Model Uncertainty in Simulink for Robust Tuning

This example shows how to set up a Simulink® model for robust tuning against parameter uncertainty. Robust controller tuning or robust controller synthesis for a system modeled in Simulink requires linearizing the model such that the software takes parameter uncertainty into account. Doing so requires block substitution (Simulink Control Design) for linearization, to replace the value of blocks that have parameter uncertainty with uncertain parameters or systems.

In this example, you set up a model of a mass-spring-damper system for robust tuning, where the physical parameters of the system are uncertain. The example shows how to set up the model for robust tuning using software such as Control System Tuner or systune for slTuner. It also shows how to extract an uncertain system to use for robust controller design with musyn.

Mass-Spring-Damper System

Open the Simulink model rct_mass_spring_damper.


This model represents a system for controlling the mass-spring damper system of the following illustration.

In this system, the applied force F is the plant input. The PID controller generates the force necessary to control the mass position x. When the mass m, the damping constant c, and the spring constant k are fixed and known, tuning the PID coefficients for desired performance is straightforward. In practice, however, physical system parameters can be uncertain. You can use Control System Tuner or systune to tune the system robustly against the uncertainty, and achieve satisfactory performance within the range of expected values for these parameters.

Specify Parameter Uncertainty

The model is configured to use the nominal or most probable values of the physical parameters, m = 3, c = 1, and k = 2. To tune the system against uncertainty in these parameters, specify the parameter uncertainty in the model.

First, create uncertain real (ureal) parameters for each of the three uncertainties. For this example, specify the uncertainty as a percentage variation from the nominal value.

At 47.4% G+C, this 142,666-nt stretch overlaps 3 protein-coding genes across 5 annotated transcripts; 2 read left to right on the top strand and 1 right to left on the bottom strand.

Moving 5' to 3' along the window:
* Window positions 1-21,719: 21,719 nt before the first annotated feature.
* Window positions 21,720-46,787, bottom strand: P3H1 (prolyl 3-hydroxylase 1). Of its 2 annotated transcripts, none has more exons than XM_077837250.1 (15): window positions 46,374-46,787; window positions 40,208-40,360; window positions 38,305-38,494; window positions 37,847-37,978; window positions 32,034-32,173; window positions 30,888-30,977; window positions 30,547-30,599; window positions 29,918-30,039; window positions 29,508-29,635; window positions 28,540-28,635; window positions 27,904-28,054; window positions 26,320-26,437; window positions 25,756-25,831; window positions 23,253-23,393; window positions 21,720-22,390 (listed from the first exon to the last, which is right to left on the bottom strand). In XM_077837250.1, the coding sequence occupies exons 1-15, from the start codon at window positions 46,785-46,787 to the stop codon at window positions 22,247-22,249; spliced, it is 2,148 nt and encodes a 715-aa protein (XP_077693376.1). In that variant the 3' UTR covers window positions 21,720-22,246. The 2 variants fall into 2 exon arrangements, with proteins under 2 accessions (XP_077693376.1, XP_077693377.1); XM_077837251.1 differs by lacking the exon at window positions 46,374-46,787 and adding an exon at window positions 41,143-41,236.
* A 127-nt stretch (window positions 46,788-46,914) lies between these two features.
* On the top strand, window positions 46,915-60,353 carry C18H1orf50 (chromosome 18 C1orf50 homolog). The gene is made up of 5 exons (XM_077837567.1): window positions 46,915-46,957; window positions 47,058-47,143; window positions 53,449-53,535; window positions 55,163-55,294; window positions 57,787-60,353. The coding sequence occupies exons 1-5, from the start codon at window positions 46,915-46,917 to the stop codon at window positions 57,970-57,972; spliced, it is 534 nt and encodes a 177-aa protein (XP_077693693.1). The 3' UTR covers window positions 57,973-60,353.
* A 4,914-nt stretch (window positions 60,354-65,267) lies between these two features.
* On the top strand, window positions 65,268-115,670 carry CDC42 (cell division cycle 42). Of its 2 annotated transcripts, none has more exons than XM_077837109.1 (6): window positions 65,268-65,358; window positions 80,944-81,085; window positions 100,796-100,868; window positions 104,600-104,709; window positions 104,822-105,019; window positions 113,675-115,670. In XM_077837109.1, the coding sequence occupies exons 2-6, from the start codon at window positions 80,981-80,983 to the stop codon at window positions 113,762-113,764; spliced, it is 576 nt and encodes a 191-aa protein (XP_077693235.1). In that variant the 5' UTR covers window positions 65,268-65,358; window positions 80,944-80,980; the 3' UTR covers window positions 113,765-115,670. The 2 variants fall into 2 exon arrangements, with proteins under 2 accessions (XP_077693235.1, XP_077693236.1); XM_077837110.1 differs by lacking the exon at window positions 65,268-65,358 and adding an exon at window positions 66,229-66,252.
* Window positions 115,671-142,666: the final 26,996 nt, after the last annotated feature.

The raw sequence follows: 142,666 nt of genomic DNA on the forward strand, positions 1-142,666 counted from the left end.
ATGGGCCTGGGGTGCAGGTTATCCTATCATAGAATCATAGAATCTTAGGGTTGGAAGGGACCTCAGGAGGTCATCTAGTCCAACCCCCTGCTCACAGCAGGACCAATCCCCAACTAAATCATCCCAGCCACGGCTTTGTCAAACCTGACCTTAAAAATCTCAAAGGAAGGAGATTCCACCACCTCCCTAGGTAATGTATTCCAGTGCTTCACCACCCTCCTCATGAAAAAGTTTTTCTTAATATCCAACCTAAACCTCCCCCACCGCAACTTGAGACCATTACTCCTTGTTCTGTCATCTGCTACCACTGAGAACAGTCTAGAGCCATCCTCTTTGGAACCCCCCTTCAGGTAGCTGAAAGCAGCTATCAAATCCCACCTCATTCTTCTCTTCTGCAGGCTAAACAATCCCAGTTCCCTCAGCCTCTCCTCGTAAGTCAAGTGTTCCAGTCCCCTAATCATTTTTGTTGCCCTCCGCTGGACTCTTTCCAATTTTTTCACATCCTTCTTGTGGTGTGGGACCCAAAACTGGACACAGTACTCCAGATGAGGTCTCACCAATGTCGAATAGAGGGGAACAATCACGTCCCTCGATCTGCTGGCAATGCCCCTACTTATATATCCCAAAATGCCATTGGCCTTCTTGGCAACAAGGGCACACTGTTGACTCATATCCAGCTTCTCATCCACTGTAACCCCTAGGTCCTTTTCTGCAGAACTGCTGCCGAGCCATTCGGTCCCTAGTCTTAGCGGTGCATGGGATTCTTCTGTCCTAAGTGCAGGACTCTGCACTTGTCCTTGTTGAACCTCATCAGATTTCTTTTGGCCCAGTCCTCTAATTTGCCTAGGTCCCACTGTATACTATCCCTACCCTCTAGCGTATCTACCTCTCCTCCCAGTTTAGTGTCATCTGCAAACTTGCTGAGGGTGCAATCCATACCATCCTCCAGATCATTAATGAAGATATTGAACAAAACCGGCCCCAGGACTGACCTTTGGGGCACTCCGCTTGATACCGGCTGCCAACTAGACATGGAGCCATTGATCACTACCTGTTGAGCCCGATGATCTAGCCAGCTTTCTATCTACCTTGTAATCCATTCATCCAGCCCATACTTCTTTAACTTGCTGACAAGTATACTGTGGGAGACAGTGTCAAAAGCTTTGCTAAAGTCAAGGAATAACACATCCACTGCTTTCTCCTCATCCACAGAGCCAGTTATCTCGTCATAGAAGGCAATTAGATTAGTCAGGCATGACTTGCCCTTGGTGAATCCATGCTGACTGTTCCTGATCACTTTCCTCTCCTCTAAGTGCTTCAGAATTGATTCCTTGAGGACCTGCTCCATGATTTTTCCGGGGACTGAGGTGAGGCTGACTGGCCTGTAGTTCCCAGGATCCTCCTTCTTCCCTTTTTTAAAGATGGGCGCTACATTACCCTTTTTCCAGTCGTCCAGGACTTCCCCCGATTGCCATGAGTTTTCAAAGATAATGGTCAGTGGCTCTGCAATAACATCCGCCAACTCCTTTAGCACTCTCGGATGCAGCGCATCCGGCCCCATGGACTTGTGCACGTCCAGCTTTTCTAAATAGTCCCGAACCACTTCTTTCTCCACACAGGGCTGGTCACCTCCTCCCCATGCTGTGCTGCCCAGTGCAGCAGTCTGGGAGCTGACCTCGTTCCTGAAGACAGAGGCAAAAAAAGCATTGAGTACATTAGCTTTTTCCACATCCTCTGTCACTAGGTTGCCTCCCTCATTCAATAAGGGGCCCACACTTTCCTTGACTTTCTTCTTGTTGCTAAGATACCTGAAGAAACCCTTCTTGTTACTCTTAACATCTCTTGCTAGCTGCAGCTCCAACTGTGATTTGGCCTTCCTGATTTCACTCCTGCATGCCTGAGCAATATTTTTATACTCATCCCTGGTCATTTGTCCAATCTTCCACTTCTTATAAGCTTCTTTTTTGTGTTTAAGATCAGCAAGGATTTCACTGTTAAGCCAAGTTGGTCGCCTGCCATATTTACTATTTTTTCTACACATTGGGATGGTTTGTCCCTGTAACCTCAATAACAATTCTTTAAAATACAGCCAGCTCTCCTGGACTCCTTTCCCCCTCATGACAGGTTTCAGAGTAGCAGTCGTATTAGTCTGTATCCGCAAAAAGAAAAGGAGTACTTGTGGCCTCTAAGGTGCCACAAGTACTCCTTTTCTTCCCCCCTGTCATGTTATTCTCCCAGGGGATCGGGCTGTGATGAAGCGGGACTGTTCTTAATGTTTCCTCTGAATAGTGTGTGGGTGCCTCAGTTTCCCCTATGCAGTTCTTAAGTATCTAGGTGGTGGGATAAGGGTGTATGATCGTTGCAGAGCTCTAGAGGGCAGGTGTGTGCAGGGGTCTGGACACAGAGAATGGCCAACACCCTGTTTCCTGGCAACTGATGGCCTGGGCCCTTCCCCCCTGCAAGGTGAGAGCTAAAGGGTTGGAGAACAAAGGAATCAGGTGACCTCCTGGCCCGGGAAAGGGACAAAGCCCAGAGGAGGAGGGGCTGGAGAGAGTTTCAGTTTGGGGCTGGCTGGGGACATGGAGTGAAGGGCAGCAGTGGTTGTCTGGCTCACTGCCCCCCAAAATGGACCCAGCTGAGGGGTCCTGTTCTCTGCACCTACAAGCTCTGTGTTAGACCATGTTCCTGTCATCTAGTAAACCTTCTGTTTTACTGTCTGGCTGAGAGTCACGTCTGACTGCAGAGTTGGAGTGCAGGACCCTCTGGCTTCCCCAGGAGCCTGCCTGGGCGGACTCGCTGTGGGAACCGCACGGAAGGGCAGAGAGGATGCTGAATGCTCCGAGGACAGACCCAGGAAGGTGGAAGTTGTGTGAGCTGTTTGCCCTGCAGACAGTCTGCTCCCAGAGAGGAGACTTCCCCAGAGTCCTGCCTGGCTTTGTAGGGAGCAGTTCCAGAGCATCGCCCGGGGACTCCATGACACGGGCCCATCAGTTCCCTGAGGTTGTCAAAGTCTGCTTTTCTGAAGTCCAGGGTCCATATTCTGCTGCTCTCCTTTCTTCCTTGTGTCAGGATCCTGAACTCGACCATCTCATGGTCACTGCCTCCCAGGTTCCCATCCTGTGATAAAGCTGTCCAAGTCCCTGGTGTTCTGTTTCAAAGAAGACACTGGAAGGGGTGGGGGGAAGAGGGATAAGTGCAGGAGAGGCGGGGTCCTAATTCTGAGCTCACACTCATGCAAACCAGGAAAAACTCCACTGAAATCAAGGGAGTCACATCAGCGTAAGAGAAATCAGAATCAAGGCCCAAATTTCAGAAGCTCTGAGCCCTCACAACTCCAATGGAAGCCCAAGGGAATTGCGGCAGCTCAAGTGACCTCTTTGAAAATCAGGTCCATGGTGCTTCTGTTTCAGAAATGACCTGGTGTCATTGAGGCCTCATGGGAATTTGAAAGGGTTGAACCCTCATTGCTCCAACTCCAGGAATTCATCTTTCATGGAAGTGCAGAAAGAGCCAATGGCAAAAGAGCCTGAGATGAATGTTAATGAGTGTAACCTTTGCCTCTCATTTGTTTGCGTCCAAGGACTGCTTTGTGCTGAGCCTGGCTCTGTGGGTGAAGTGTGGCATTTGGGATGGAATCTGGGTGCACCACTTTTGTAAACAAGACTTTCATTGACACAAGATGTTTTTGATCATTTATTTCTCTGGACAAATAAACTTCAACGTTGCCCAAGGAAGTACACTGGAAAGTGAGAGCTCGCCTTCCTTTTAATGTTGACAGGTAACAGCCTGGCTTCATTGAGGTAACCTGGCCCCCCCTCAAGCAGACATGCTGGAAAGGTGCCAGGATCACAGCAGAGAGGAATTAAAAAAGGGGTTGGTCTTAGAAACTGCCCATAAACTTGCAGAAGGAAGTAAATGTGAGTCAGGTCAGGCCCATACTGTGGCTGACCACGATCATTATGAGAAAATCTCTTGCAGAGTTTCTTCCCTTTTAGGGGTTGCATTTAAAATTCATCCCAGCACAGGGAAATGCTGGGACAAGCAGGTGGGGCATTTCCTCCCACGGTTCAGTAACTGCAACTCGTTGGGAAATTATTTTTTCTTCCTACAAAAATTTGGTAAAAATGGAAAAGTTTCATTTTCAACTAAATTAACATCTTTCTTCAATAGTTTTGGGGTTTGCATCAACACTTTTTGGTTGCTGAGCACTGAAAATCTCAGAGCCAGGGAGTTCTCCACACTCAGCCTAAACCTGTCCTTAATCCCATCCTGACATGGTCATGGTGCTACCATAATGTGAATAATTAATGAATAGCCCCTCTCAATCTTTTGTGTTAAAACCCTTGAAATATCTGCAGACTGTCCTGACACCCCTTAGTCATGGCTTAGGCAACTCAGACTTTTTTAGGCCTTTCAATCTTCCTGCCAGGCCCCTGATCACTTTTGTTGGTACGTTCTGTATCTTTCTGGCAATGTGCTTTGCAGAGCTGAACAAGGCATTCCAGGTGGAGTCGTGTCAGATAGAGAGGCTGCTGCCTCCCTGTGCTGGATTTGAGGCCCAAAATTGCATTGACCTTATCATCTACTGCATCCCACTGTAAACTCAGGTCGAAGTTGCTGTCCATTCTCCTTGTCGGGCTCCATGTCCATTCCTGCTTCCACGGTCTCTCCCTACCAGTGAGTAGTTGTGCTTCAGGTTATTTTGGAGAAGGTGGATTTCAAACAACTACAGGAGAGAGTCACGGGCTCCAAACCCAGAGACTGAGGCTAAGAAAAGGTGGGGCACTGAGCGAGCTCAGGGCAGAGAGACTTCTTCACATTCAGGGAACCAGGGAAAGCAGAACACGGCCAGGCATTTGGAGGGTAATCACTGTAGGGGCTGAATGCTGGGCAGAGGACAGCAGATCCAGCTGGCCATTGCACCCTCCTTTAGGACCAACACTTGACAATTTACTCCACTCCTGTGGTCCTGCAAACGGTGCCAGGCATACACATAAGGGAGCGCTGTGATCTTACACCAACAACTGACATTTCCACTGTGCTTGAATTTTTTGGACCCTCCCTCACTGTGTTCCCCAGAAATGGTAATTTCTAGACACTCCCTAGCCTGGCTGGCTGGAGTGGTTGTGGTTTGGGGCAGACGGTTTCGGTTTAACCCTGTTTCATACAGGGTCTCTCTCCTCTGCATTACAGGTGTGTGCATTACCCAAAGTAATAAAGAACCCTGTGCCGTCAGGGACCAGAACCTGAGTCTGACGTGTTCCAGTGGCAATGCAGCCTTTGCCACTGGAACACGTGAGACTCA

m_un = ureal('m',3,'Percentage',40);
c_un = ureal('c',1,'Percentage',20);
k_un = ureal('k',2,'Percentage',30);

To specify these uncertainties in the model, use block substitution. Block substitution lets you specify the linearization of a particular block in a Simulink model. In the model, right-click the Spring Stiffness block in the model and select Linear Analysis > Specify Selected Block Linearization.

In the Block Linearization Specification dialog box, check Specify block linearization using one of the following and enter k_un in the text field. Click OK.

When you use Control System Tuner for this model, the software linearizes the model and tunes the tunable parameters using that linearization to compute system responses. Specifying k_un as the linearization of the Spring Stiffness block causes the software to use the uncertain parameter as the linearized value of the block instead of its nominal value, which is a constant, fixed gain of 2.

Because the uncertain parameters in this model, such as the spring stiffness, are implemented as scalar gain blocks, use a simple ureal parameter as the block substitution. For more complex blocks, construct a uss model that represents the uncertain value of the entire block.


Use block substitution to specify the uncertainty of the block even if the block is an Uncertain LTI System block. Unless you explicitly specify the uncertain value as the block substitution, Control System Tuner and slTuner use the nominal value when linearizing Uncertain LTI System blocks.

In the same way, specify c_un as the block linearization for the Damping block. For the Mass block, in the Block Linearization Specification dialog box, enter 1/m_un as the uncertain value, because the gain of this block is the inverse of the mass.

Tune With Control System Tuner